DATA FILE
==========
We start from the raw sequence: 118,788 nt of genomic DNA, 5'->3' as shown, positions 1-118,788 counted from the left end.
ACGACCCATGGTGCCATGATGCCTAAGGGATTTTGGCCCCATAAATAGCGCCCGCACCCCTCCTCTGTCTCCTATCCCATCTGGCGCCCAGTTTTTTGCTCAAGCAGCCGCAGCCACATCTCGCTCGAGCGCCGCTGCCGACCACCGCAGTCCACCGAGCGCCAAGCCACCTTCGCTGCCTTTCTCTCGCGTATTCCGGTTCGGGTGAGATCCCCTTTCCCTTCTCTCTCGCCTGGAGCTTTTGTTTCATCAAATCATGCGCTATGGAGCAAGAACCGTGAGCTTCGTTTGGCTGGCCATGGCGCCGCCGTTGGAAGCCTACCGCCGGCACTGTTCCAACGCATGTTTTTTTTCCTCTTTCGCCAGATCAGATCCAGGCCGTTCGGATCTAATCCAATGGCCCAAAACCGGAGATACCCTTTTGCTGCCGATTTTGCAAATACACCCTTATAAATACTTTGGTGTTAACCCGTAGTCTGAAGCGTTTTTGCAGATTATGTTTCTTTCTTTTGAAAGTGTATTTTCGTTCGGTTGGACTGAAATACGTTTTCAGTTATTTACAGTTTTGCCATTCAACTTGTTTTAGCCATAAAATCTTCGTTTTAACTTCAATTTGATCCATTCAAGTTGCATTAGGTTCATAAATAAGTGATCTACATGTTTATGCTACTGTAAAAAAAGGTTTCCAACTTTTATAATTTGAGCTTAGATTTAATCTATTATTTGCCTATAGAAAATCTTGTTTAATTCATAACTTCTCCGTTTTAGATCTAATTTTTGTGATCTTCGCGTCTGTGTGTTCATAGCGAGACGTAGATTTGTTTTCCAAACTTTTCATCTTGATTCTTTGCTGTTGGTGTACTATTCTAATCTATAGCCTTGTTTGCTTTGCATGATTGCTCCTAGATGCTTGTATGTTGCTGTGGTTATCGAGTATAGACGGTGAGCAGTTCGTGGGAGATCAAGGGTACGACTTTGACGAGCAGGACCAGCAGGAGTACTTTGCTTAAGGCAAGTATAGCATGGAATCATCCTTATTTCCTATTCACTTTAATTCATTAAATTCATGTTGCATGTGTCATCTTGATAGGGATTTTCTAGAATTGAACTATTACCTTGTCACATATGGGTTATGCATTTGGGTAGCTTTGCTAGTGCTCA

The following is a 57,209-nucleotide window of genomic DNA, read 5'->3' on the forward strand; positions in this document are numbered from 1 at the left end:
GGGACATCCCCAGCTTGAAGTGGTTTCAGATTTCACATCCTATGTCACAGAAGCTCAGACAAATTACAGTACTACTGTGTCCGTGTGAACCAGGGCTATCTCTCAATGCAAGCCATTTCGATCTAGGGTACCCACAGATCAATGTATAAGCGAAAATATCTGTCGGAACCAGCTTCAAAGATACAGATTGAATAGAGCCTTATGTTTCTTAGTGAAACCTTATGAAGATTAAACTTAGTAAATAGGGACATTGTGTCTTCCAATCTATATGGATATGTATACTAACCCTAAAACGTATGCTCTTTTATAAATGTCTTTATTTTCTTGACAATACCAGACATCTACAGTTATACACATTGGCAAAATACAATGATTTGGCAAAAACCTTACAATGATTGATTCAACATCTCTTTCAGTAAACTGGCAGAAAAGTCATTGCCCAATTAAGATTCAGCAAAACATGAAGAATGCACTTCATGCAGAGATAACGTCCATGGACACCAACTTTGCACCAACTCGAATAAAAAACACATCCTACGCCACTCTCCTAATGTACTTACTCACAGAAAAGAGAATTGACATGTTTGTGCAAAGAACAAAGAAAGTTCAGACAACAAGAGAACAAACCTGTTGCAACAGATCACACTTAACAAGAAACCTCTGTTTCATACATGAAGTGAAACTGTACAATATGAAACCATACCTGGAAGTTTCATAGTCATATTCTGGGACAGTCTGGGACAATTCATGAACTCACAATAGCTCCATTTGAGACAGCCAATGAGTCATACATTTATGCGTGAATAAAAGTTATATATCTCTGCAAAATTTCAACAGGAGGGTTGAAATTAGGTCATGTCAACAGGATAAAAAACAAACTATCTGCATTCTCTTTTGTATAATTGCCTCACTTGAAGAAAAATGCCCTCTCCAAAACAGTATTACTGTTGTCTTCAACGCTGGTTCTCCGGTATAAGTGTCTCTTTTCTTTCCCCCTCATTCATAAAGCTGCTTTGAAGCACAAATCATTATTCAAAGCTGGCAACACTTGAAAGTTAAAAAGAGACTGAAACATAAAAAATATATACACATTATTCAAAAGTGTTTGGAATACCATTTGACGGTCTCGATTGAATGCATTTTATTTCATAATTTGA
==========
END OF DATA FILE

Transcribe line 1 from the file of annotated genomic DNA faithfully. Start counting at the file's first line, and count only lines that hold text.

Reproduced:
We start from the raw sequence: 118,788 nt of genomic DNA, 5'->3' as shown, positions 1-118,788 counted from the left end.